2. Willingly show you their insurance certificate
  3. Be in the business of roofing with a real, local presence
  4. Be certified by the manufacturer of the roofing product they’re using

Legitimate roofing companies will NOT:

  1. Pressure you to sign a contract or hand over a check to them quickly
  2. Hesitate to give you a copy of their insurance certificate or references
  3. Be in town just for the opportunities created by storms
  4. Use stolen shingles or low quality products

Get more consumer protection tips, a handy list of questions to ask and watch a short video with advice to homeowners at www.NTRCA.com/advice.

03/08/2019

A roofing contractor who is a member of the NTRCA really does stand apart from other roofers in North Texas! To become a member of the NTRCA, contractor members must meet the following criteria:

  • The company must have a local address in North Texas (defined as the area south of Oklahoma, east of Abilene, west of Louisiana, and north of Waco) and must provide proof (with a utility bill that is no less than 3 months old or a lease agreement that is current).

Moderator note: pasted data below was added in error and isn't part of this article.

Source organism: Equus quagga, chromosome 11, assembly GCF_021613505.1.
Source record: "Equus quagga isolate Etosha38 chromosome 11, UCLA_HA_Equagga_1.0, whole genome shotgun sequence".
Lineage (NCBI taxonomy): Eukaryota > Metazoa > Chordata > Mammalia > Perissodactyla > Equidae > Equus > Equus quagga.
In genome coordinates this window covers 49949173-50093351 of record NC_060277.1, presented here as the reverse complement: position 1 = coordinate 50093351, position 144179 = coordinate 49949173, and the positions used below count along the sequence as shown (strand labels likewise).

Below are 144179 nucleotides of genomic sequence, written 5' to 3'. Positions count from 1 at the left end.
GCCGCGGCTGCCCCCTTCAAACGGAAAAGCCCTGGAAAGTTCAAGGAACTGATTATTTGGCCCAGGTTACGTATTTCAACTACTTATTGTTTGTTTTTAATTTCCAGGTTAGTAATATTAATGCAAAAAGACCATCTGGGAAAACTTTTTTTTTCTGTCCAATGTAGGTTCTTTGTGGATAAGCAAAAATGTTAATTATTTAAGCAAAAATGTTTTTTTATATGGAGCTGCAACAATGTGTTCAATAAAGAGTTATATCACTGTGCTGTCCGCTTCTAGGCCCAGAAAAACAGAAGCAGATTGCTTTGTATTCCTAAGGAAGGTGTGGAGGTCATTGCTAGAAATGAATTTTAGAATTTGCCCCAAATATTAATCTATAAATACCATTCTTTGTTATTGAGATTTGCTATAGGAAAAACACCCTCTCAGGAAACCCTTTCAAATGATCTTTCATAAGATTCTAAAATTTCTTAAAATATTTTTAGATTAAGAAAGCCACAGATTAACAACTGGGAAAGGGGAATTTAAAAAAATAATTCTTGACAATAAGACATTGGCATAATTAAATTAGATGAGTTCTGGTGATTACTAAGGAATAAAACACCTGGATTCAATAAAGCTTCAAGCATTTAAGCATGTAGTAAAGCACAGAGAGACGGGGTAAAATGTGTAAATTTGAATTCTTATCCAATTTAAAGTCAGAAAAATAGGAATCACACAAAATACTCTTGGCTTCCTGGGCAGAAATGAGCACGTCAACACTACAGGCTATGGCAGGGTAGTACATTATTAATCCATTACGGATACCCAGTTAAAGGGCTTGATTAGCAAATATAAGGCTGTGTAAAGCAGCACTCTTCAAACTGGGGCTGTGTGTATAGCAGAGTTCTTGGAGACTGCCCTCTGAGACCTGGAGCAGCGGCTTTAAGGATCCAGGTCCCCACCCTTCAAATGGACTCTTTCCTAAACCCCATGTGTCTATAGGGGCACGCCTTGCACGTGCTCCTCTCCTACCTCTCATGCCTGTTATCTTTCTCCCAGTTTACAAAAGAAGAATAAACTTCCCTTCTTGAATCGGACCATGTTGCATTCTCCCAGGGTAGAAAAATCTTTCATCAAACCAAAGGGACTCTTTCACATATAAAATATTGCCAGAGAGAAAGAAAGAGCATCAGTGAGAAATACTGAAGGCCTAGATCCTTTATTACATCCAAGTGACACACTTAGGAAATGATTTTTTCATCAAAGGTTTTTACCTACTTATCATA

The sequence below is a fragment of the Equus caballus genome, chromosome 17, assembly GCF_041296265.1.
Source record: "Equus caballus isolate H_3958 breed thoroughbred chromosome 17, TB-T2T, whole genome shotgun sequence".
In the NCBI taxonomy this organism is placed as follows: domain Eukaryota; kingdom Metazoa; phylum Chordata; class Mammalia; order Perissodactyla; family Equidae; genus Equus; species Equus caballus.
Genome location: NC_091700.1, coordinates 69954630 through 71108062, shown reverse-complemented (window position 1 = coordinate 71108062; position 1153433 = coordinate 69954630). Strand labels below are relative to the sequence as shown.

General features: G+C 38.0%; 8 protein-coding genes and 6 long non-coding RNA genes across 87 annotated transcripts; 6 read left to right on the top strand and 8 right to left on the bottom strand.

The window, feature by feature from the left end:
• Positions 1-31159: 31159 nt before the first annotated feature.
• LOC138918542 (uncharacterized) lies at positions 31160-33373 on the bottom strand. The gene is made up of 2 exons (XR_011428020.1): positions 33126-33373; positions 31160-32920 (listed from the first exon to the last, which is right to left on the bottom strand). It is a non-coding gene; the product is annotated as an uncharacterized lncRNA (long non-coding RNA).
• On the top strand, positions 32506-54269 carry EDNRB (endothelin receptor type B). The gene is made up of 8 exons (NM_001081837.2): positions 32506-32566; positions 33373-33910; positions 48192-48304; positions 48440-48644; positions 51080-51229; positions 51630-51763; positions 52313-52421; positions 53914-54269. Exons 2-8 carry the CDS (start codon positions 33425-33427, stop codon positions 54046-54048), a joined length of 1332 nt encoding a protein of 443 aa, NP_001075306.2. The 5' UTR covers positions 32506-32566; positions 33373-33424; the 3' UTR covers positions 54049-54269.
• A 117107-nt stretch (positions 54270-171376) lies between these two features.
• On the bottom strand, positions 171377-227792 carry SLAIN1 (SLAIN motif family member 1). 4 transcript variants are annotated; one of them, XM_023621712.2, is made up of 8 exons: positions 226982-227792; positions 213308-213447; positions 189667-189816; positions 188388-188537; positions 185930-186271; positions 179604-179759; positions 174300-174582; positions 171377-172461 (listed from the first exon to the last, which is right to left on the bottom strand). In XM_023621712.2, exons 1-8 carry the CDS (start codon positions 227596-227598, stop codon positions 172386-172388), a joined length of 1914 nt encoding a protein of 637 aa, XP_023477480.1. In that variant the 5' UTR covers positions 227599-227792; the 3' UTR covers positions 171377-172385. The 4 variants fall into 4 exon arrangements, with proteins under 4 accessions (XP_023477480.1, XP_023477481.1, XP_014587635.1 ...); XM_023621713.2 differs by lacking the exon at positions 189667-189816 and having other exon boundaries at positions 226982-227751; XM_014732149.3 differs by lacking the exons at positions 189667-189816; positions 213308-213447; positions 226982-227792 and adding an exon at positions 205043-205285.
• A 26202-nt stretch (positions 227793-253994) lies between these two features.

• The company must be a registered business with the state of the Texas or with a county in North Texas.
  • The company must be in good standing with the Better Business Bureau (BBB). If listed with the BBB, the company must have a B rating or above.
  • The company must represent and warrant that they hold and will maintain General Liability Insurance (consumers: please ask to see a roofer's certificate of insurance and call their insurance company to verify)